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Secret Finding from PDK Poll: Support for Vouchers is Rising

Education Next – Paul E. Peterson

“The just released PDK survey of U. S. adults reveals an upward shift in public support for vouchers of 10 percentage points over the past four years, with 8 of those percentage points gained since 2015. Meanwhile, voucher opposition fell by 18 percentage points over this same four-year time period. Although this finding is not reported by PDK in this year’s analysis of its findings, it emerges sharp and clear if one takes a close look at earlier PDK poll results.”(more)

New Research: Louisiana Voucher Results Swing Upward

The 74 Million – David Cantor

“Private school choice has become the one issue in education where the release of an academic paper stops traffic. Advocates for and against vouchers anxiously await — and, because choice is now the most politicized issue in education — intensely debate the latest findings. The most recent research study: a report released Monday by Jonathan N. Mills and Patrick Wolf of the University of Arkansas, who study the voucher-awarding Louisiana Scholarship Program. Mills and Wolf determine that students in the program, after initially falling behind, are on par with their public school counterparts after three years in the program.”(more)

U-turn on Vouchers

Education Next – Joshua Dunn

“In January, the Florida Supreme Court dismissed a legal challenge to the state’s Tax Credit Scholarship Program, thereby preserving financial aid opportunities for thousands of low-income students to attend private schools. The decision marked an about-face for the court. In 2006, the court had struck down the state’s Opportunity Scholarship Program, a voucher program for students trapped in failing public schools (see “Florida Grows a Lemon,” legal beat, Summer 2006). But left unchallenged at the time was the Florida Tax Credit Scholarship Program, which provides scholarships for students of limited means to attend private schools. Unlike state-subsidized voucher programs, which are funded by collected tax revenues, this program bypasses state coffers by giving corporations a dollar-for-dollar tax break when they contribute to a scholarship funding organization. Started in 2001, the program has become extremely popular, growing to serve almost 100,000 students, most of them minorities, during the 2016–17 school year. Naturally, the state teachers union wants to kill the program.”(more)

U.S. Education Secretary Betsy DeVos to roll out school choice plan in Indy

Fox 59 – Russ McQuaid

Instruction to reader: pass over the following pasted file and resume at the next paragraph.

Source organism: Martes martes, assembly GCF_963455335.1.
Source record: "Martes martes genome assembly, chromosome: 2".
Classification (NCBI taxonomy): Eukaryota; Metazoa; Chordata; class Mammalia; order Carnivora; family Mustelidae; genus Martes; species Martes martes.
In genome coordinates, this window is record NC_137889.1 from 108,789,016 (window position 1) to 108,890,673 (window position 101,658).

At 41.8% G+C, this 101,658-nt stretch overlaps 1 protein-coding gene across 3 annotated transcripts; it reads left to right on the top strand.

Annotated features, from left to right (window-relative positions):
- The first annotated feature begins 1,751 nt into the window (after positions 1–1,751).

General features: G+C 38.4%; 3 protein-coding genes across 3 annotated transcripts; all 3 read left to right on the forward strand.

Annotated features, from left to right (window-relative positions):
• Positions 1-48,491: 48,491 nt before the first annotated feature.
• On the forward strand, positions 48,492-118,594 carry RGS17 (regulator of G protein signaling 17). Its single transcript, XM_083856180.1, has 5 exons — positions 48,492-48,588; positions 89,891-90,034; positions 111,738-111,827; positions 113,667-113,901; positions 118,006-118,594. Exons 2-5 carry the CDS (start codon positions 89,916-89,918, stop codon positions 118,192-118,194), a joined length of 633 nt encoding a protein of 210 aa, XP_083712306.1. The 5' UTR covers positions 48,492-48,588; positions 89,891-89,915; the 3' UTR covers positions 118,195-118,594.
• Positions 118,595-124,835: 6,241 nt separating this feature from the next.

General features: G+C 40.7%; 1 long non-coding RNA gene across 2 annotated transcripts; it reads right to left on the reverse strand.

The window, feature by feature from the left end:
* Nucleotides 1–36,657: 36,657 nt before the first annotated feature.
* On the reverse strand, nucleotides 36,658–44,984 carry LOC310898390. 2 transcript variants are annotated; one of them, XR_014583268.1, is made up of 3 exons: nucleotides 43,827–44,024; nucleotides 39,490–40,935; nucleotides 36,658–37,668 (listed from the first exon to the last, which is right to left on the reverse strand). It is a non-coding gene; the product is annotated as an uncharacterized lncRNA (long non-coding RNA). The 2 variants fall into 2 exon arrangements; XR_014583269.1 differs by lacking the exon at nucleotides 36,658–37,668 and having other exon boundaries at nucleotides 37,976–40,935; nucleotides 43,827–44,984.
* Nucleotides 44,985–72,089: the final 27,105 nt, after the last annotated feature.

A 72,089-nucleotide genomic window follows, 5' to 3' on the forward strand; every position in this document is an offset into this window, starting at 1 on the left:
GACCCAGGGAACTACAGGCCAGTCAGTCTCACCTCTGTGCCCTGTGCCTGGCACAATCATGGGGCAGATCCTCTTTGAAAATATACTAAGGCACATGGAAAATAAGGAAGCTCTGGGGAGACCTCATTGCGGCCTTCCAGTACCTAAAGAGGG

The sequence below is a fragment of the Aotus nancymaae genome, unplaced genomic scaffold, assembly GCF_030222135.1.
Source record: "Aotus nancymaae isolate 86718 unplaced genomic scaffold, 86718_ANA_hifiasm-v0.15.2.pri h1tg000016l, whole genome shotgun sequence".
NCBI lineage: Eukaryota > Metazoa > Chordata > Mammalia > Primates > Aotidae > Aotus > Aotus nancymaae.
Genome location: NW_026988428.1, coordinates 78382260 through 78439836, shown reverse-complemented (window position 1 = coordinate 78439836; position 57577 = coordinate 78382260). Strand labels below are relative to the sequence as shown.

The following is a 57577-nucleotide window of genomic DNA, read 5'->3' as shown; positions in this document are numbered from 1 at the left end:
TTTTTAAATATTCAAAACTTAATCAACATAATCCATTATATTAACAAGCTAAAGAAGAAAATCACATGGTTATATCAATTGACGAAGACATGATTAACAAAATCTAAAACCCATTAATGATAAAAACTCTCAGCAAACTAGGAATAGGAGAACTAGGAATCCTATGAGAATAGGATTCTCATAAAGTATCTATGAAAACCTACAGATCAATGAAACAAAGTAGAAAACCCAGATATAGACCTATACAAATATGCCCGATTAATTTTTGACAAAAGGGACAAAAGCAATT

“Before she was picked by President Trump to head up the U.S. Department of Education, Betsy DeVos was the chairwoman of the American Federal for Children, a pro-school choice lobbying group. When she visits Indianapolis tonight, Secretary DeVos will address a sea of friendly and familiar faces at the AFC’s National Policy Summit at the Westin Hotel. It’s expected DeVos will roll out a Trump administration plan to provide tax credits to corporations and individuals who donate money to groups and schools that provide school choice scholarships to students and parents.”(more)

What you need to know about school vouchers

E-School News – Julian Vasquez Heilig

“President Donald Trump has proposed cutting after-school programs for young children, as well as grants and federal work-study programs for college students. But his most significant attack on public education may be his pledge to spend $20 billion on market-based school choice, including charter schools and vouchers. Conventional voucher policies now exist in 16 states. Taxpayers in those states help pay private-school tuition for about 175,000 students each year. Education savings accounts that let states circumnavigate constitutional language against public funding for private and religious organizations are used in 17 states and generate another 250,000 vouchers annually.”(more)

Don’t Neglect Vouchers’ Competitive Effects

Education Next – Aaron Churchill

“With a $20 billion federal educational choice program now a real possibility under the Trump Administration and Republican-led Congress, the media spotlight has turned to the voucher research. The discussion often revolves around the question of participant effects—whether students are better off when they use a voucher to transfer to a private school. In recent days, voucher naysayers have pointed to the negative participant findings from recent studies in Louisiana and Ohio in order to attack the idea. (I oversaw the latter study as the Thomas B. Fordham Institute’s Ohio research director.).”(more)